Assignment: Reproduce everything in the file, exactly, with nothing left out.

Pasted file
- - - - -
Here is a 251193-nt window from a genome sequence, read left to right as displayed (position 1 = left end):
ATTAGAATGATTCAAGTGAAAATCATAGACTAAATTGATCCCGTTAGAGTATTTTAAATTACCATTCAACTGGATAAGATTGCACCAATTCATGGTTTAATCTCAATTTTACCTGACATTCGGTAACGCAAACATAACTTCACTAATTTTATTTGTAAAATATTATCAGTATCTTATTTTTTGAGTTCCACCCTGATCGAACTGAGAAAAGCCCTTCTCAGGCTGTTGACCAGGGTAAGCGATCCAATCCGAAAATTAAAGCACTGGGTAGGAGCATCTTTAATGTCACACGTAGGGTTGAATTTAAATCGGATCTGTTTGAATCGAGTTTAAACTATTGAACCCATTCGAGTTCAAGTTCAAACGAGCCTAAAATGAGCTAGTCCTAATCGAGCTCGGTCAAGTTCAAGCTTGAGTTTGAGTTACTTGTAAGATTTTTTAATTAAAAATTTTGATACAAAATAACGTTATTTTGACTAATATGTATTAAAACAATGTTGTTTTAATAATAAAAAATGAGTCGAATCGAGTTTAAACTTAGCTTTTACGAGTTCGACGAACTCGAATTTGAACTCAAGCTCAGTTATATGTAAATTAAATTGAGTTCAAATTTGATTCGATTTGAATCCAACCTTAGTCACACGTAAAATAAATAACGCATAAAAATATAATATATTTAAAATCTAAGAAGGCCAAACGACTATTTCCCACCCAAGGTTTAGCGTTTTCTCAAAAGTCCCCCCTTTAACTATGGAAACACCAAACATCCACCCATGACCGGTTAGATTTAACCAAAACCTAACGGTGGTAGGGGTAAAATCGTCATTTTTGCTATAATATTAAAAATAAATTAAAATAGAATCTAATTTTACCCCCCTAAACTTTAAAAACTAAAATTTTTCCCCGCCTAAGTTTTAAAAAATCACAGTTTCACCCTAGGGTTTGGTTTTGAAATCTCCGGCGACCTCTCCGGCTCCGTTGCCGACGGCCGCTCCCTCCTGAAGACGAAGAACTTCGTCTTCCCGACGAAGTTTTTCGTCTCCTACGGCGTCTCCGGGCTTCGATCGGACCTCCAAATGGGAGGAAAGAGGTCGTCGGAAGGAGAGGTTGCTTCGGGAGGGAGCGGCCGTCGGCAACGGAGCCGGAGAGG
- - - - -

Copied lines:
Here is a 251193-nt window from a genome sequence, read left to right as displayed (position 1 = left end):
ATTAGAATGATTCAAGTGAAAATCATAGACTAAATTGATCCCGTTAGAGTATTTTAAATTACCATTCAACTGGATAAGATTGCACCAATTCATGGTTTAATCTCAATTTTACCTGACATTCGGTAACGCAAACATAACTTCACTAATTTTATTTGTAAAATATTATCAGTATCTTATTTTTTGAGTTCCACCCTGATCGAACTGAGAAAAGCCCTTCTCAGGCTGTTGACCAGGGTAAGCGATCCAATCCGAAAATTAAAGCACTGGGTAGGAGCATCTTTAATGTCACACGTAGGGTTGAATTTAAATCGGATCTGTTTGAATCGAGTTTAAACTATTGAACCCATTCGAGTTCAAGTTCAAACGAGCCTAAAATGAGCTAGTCCTAATCGAGCTCGGTCAAGTTCAAGCTTGAGTTTGAGTTACTTGTAAGATTTTTTAATTAAAAATTTTGATACAAAATAACGTTATTTTGACTAATATGTATTAAAACAATGTTGTTTTAATAATAAAAAATGAGTCGAATCGAGTTTAAACTTAGCTTTTACGAGTTCGACGAACTCGAATTTGAACTCAAGCTCAGTTATATGTAAATTAAATTGAGTTCAAATTTGATTCGATTTGAATCCAACCTTAGTCACACGTAAAATAAATAACGCATAAAAATATAATATATTTAAAATCTAAGAAGGCCAAACGACTATTTCCCACCCAAGGTTTAGCGTTTTCTCAAAAGTCCCCCCTTTAACTATGGAAACACCAAACATCCACCCATGACCGGTTAGATTTAACCAAAACCTAACGGTGGTAGGGGTAAAATCGTCATTTTTGCTATAATATTAAAAATAAATTAAAATAGAATCTAATTTTACCCCCCTAAACTTTAAAAACTAAAATTTTTCCCCGCCTAAGTTTTAAAAAATCACAGTTTCACCCTAGGGTTTGGTTTTGAAATCTCCGGCGACCTCTCCGGCTCCGTTGCCGACGGCCGCTCCCTCCTGAAGACGAAGAACTTCGTCTTCCCGACGAAGTTTTTCGTCTCCTACGGCGTCTCCGGGCTTCGATCGGACCTCCAAATGGGAGGAAAGAGGTCGTCGGAAGGAGAGGTTGCTTCGGGAGGGAGCGGCCGTCGGCAACGGAGCCGGAGAGG